NASCAR at Dover 2015: Complete Preview, Prediction for the AAA 400
As NASCAR prepares for race No. 3 of the Chase for the Sprint Cup, it will say goodbye to some good friends by the time the checkered flag falls.
Namely, as Round 1 of the Chase comes to an end, the first eliminations of the playoffs will take place, with the four lowest-ranked members of the original 16-driver field ousted after Sunday’s race.
Then it will be on to Round 2 for the remaining 12 drivers in NASCAR’s hybrid version of the NCAA men’s college basketball tournament and a spirited game of musical chairs.
We’ll delve more into who will likely be eliminated at Dover in the "Key Storylines" slide, so read on—and let us know in comments if you agree or disagree.
While the fate of each Chase driver is literally in his own hands, one thing that no one will have control of is the potential for some rough weather this weekend for the mid-Atlantic states, including Delaware.
Hurricane Joaquin has been building in the Caribbean and may impact the East Coast, which could play havoc not only with NASCAR racing at Dover, but also other outside events such as NFL and college football games.
Here’s how this Sunday’s AAA 400 shapes up, weather permitting:
By the Numbers: Dover International Speedway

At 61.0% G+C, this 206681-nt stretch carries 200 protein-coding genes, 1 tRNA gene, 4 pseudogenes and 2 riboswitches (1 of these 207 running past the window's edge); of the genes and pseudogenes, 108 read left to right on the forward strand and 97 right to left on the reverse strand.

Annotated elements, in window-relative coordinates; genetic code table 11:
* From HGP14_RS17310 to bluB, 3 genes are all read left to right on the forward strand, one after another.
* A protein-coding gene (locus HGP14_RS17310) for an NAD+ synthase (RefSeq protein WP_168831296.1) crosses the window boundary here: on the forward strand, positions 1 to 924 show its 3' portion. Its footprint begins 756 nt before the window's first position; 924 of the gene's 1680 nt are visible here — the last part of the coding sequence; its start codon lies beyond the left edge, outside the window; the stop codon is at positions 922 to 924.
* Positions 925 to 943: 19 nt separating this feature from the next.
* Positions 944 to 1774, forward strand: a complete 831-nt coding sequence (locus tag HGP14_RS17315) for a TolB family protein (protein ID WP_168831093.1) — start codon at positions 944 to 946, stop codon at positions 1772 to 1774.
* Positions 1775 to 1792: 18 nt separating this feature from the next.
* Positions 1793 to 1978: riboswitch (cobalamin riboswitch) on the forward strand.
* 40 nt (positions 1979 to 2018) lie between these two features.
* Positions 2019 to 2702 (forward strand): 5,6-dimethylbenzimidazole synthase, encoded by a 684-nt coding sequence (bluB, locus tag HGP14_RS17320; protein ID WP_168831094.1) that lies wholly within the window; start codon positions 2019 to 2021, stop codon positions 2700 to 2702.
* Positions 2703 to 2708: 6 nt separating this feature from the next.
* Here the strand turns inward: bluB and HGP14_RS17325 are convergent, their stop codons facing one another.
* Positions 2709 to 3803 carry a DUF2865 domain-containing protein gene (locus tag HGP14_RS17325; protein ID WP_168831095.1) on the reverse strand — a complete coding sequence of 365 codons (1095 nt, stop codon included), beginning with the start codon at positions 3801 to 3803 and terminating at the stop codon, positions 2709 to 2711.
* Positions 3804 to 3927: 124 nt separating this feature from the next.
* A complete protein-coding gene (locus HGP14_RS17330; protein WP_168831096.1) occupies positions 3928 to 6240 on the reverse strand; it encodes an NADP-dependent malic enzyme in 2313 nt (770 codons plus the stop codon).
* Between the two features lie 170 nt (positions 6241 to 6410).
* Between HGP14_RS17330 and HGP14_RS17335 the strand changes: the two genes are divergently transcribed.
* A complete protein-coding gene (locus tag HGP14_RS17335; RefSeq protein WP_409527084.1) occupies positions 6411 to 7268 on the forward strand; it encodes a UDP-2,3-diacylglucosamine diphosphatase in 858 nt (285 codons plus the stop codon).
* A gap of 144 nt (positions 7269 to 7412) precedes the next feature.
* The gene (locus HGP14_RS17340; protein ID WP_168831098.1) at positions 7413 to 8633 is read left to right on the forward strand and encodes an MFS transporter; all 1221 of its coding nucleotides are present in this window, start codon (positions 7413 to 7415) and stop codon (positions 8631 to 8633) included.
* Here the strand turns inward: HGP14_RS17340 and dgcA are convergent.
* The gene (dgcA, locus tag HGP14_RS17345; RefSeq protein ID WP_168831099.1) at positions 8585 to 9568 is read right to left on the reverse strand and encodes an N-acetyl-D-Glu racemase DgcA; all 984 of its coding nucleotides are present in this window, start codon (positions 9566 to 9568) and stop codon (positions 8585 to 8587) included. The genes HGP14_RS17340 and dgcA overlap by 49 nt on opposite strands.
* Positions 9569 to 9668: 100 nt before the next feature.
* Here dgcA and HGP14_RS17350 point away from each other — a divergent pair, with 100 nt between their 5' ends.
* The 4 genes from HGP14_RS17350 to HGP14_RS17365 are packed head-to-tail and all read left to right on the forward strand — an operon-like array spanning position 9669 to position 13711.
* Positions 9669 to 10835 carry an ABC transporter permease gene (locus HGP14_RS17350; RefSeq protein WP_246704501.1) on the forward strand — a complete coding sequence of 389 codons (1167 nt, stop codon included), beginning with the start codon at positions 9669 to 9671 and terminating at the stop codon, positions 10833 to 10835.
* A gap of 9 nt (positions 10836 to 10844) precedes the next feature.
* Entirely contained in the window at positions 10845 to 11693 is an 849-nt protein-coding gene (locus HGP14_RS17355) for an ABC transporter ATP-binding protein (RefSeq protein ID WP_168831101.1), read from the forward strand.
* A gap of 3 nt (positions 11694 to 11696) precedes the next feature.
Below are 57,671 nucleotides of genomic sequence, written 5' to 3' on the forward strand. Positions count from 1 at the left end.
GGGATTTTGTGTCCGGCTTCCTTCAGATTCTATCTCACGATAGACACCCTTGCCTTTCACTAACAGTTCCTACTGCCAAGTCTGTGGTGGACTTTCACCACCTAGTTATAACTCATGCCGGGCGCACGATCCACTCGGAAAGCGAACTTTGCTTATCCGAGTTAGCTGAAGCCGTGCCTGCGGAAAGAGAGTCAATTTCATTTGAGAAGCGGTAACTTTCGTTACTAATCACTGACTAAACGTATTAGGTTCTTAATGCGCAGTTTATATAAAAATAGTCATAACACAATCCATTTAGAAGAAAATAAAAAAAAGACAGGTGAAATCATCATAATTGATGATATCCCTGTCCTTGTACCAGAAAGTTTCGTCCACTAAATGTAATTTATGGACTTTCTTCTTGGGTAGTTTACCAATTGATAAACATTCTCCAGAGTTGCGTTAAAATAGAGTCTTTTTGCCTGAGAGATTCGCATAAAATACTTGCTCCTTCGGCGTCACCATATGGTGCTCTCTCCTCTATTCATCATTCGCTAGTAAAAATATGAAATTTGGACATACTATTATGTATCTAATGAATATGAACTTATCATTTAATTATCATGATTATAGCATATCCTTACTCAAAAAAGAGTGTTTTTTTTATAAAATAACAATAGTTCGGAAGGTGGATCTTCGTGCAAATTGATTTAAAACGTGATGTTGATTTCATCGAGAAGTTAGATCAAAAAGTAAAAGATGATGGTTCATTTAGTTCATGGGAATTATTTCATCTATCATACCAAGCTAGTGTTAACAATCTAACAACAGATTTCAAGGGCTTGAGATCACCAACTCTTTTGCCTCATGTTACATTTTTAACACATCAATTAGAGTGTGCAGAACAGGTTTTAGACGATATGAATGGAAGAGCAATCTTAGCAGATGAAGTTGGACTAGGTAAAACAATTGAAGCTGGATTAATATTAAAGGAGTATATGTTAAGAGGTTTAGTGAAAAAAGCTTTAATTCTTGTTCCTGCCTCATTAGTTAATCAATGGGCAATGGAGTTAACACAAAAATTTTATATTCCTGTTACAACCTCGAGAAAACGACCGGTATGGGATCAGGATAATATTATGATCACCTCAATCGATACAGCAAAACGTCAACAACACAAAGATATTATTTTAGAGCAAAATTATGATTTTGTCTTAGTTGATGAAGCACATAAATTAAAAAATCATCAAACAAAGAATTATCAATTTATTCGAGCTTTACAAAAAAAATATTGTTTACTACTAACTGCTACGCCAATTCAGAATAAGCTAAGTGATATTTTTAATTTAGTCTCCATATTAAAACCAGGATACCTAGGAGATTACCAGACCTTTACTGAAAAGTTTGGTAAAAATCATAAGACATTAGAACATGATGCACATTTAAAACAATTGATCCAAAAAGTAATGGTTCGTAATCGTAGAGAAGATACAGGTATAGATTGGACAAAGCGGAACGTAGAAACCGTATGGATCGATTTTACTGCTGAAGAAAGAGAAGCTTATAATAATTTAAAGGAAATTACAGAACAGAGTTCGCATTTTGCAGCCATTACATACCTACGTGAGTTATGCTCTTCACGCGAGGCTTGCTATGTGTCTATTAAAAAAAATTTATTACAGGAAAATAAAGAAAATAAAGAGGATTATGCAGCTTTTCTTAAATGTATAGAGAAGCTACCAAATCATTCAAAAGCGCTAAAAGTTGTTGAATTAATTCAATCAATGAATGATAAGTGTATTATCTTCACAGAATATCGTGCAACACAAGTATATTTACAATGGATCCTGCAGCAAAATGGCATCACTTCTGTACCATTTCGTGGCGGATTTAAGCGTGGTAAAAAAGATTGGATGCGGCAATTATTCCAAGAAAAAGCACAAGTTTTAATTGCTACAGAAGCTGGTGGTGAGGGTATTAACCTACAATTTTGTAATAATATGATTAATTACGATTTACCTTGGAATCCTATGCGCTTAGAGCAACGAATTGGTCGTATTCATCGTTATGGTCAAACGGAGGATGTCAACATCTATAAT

Place: Dover International Speedway
Date: Sunday, Oct. 4
Time: 2:30 p.m. ET
TV: NBCSN, 1:30 p.m. ET
Radio: Motor Racing Network, SiriusXM NASCAR Radio
Distance: 400 laps, 400 miles (one-mile banked oval)
Defending winner: Jeff Gordon won this race last year, the fifth time in his career that he’s won at Dover. Hendrick Motorsports teammate Jimmie Johnson won there earlier this year (May 31) for the third time in the last four races.
Youngest winner: Kyle Busch on June 1, 2008 (23 years, zero months, 30 days)
Oldest winner: Harry Gant on May 31, 1992 (52 years, four months, 21 days)
Youngest pole winner: Jeff Gordon on June 4, 1995 (23 years, 10 months, zero days)
Oldest pole winner: Mark Martin on June 3, 2012 (53 years, four months, 25 days)
Most wins: all time and active—Jimmie Johnson (10)
Most poles: all time—David Pearson (six); active—Jeff Gordon, Ryan Newman (four each)